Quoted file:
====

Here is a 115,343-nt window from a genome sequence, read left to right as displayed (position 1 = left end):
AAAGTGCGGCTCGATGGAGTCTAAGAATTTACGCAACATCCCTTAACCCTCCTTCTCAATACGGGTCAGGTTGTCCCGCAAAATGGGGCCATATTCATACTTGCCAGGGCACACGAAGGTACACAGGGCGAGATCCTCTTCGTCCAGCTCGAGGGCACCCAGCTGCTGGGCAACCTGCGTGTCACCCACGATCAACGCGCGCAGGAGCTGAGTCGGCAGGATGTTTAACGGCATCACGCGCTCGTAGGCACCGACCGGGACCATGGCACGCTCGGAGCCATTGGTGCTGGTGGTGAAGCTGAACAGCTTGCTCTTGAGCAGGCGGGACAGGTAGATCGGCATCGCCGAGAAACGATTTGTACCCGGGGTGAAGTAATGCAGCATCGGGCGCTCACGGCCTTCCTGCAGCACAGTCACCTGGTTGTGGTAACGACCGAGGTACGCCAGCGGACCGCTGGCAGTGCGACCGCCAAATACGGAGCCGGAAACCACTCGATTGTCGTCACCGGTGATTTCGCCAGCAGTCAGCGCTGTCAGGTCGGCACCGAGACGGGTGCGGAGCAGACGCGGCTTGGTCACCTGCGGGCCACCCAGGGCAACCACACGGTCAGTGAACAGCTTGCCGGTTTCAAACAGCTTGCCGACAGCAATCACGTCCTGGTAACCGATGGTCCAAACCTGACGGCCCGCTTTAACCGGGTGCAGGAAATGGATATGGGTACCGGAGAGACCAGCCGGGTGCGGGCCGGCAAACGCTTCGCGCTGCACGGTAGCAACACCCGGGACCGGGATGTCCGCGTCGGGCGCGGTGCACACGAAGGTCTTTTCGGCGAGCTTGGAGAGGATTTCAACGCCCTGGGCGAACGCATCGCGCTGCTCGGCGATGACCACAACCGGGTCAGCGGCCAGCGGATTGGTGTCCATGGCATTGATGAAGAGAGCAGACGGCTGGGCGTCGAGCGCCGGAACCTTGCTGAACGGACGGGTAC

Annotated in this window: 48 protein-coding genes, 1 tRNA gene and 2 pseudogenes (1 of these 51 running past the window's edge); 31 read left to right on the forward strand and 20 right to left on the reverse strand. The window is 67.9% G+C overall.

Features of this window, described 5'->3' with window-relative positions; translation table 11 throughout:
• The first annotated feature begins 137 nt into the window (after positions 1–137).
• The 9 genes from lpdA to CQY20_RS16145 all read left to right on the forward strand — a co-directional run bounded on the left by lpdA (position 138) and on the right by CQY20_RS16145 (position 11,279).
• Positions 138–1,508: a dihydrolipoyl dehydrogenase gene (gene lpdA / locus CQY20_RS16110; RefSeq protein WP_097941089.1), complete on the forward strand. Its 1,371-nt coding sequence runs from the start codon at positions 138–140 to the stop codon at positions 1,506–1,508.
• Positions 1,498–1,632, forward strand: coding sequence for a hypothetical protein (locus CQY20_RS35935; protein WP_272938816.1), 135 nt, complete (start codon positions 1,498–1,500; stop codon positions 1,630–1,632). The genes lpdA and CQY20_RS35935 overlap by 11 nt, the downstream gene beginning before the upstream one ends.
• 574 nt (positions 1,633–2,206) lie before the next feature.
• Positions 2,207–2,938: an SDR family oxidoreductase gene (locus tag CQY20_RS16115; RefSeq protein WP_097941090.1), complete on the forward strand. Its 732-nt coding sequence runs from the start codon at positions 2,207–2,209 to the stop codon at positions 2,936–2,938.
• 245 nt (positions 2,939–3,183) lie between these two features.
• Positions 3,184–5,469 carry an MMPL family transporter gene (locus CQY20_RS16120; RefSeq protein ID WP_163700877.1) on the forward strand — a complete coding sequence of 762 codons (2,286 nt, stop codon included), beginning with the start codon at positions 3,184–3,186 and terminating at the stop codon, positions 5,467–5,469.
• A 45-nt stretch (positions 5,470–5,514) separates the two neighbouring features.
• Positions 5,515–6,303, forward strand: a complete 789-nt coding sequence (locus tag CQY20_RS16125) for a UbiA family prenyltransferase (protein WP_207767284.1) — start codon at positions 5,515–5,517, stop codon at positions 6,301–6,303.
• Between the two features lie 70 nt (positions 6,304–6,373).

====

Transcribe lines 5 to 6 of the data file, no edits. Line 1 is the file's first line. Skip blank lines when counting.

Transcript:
• The first annotated feature begins 137 nt into the window (after positions 1–137).
• The 9 genes from lpdA to CQY20_RS16145 all read left to right on the forward strand — a co-directional run bounded on the left by lpdA (position 138) and on the right by CQY20_RS16145 (position 11,279).